Tuesday, June 21, 2011

The Adoption Homecoming: Boundaries ASAP

One of the most important and useful pieces of advice we received along our adoption journey was to set and enforce house rules and boundaries as soon as possible upon arriving home.  With all of the emotions tied to adoption, the sheer exhaustion of the experience, in addition to the children's unique histories, hurts, and grieving process, this is a lot easier said than done.  However, it is true and it is worth every bead of sweat your body will produce.  

Last weekend, a friend and fellow adoptive parent arrived home with her three new children.  Watching them walk through the international arrival gate at the airport was simply surreal and being there to watch them cross the finish line was an amazing gift.  Only four and a half months ago were we the ones walking through that same gate, being welcomed by some of the same faces.  Only, what felt like the finish line at the time had instead become a new starting block.  Looking at their new family, then looking at ours, an image of their new race and the one we have been running flashed in my mind.  There is so little time to rest, fuel up, and hydrate before the new challenges will begin hurling at them.  Grief, hurt, loss, defiance, discipline, cultural differences, food issues, etc. etc, etc.  Because all of these new changes could threaten to turn a home upside down, I can not emphasize enough how important it has been for us to create, maintain, and enforce boundaries while simultaneously establishing a loving and nurturing environment.  The two can co-exist happily.  

The boundaries will obviously differ from home to home.  However, it is important to work toward the vision you have for how you want your home to run and operate.  Don't bend the rules or make exceptions if it is only going to cause you to work harder and longer in the long run.  For example, healthy eating is important to us.  Therefore, we did not bend the rules for the new children.  Instead, we are working toward having Sporty accept that vegetables, fruits, whole grains, etc. are what's for dinner.  End of story.  Tonight, I watched Sporty inhale a plate full of cauliflower and broccoli.  Three months ago, he would have turned his back to the table and pouted.  It was also important for us to not share our bed or bedroom with any of our children.  Therefore, from the day we arrived home I slept in Sassy's bedroom on the floor next to her bed.  As the weeks progressed, I worked myself out of her room and back into ours.  What began as shrieks of terror has grown into a relatively healthy level of assurance that she is not alone and I will be there to comfort her when she needs me. It took approximately five weeks to work myself out of her room.  A third area that was important to us is listening and obeying.  While Sporty initially tried to test and manipulate the rules I gave him, I see this greatly diminishing and have actually begun to feel as if he realizes we are on the same team.  Instead of him putting up a fight or becoming passive-resistant when told to do something he does not want to do, he is actually starting to comply almost immediately.  We have our moments, but by and large things are starting to level out.  He has realized that if asks dad after mom just gave him a directive, dad will back up mom.  This obviously gets tricky when dad and mom are out of ear shot, but as parents we are learning to check in with each other.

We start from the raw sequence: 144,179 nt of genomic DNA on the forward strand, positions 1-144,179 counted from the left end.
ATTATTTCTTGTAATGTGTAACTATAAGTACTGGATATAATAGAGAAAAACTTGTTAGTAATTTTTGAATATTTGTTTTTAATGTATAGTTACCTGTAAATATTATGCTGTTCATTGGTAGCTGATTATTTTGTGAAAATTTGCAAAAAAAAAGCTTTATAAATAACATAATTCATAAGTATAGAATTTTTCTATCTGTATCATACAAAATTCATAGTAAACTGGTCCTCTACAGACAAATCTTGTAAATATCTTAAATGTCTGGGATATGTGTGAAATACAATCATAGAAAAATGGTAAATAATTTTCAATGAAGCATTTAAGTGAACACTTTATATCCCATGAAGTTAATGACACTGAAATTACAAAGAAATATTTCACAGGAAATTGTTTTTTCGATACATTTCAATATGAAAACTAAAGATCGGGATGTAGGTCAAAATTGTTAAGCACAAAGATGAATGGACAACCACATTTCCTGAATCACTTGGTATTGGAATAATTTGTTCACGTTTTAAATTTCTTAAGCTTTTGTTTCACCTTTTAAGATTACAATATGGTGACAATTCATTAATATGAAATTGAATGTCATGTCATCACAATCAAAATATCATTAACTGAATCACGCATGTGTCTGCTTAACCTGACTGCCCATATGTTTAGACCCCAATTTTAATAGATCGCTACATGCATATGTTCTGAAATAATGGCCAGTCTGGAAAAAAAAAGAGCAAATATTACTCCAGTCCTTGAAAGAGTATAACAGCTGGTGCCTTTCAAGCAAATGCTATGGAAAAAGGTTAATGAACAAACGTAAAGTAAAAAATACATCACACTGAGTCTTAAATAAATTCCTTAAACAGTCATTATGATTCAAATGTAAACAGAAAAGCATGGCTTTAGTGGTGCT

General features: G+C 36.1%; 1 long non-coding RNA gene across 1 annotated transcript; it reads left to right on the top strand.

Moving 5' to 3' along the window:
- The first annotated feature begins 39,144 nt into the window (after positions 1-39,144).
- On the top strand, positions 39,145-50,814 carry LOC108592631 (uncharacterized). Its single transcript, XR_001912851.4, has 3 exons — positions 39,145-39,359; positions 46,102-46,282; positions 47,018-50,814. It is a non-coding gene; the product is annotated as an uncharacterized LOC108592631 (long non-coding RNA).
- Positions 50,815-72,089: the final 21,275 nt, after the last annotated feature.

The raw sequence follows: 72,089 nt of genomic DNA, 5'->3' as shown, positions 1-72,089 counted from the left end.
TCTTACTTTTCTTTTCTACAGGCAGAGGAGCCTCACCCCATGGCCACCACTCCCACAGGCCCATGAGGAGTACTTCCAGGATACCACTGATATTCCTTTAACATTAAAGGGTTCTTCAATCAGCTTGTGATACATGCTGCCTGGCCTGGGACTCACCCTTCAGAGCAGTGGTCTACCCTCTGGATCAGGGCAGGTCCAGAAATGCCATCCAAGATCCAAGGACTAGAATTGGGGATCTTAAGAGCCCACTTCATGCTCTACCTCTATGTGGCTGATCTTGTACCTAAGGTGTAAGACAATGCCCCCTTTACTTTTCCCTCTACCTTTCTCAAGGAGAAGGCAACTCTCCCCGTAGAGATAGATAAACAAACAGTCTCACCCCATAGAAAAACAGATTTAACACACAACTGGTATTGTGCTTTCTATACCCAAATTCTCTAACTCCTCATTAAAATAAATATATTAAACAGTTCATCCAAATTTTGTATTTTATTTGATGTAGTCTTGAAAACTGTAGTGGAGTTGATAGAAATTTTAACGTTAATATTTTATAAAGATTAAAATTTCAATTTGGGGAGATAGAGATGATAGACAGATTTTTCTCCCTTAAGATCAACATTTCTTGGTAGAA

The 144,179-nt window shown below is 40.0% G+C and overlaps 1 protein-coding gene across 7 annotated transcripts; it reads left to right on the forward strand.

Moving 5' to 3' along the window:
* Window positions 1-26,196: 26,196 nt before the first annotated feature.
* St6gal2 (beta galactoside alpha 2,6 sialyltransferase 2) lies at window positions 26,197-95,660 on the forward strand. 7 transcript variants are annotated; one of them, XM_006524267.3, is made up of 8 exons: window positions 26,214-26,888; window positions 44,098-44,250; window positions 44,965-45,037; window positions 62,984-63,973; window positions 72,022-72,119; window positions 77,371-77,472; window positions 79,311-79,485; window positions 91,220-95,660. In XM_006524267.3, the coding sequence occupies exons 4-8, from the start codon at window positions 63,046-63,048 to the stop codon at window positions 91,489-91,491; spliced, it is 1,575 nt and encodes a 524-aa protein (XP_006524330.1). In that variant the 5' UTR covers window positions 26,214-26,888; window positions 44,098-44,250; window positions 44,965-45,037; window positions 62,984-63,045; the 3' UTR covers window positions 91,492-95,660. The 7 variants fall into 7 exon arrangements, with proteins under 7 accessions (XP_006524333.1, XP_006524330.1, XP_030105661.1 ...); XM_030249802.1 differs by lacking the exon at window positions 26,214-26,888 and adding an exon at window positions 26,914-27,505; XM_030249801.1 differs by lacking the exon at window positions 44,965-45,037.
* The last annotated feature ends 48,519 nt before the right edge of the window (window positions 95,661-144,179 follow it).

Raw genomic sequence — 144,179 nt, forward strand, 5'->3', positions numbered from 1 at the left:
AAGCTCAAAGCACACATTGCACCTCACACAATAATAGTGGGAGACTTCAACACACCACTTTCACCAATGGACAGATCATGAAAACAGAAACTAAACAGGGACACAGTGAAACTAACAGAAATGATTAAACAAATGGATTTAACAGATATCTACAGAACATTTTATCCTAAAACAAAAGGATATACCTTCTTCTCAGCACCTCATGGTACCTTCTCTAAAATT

The advice that was given to us that I would love to pass along is that it is important immediately establish boundaries for whatever is important to you and your family.  Do not feel guilty or that you need to relax some of your rules, because that will probably wind up causing more headache and heartache than if you would have taken the hard and firm.  When a child joins your family, even if there are no children in the home, he or she is joining an already established unit.  Instant gratification rarely yields fruit and as we are learning there is no way to go under, over, or around the family building process...we all simply must plow through it.  

Our hope is that when we come out of the other end, we will be a more cohesive, happy, and assured unit.  By establishing our framework, creating some goals, and sticking to the rules, we are beginning to witness the fruit of our labor.  When the honeymoon ended and we found ourselves in the trenches, we dug in and stayed firm. My advice would be for you to do the same.  Be flexible where you can, realizing that your family is growing and adjusting.  However, do not compromise the rules and boundaries that have established and served you as a family.  

Hebrews 12:11 states, "No discipline seems pleasant at the time, but painful.  Later on, however, it produces a harvest of righteousness and peace for those who have been trained by it."  In addition Psalm 32:8 says, "I will instruct you and teach you in the way you should go; I will counsel you with my loving eye on you."  I find it most comforting to know to that while we are in the process of molding and growing our children, our heavenly Father is doing the same for us.  We are never alone and knowing that God will discipline and instruct us as we call on his name brings me much peace.  
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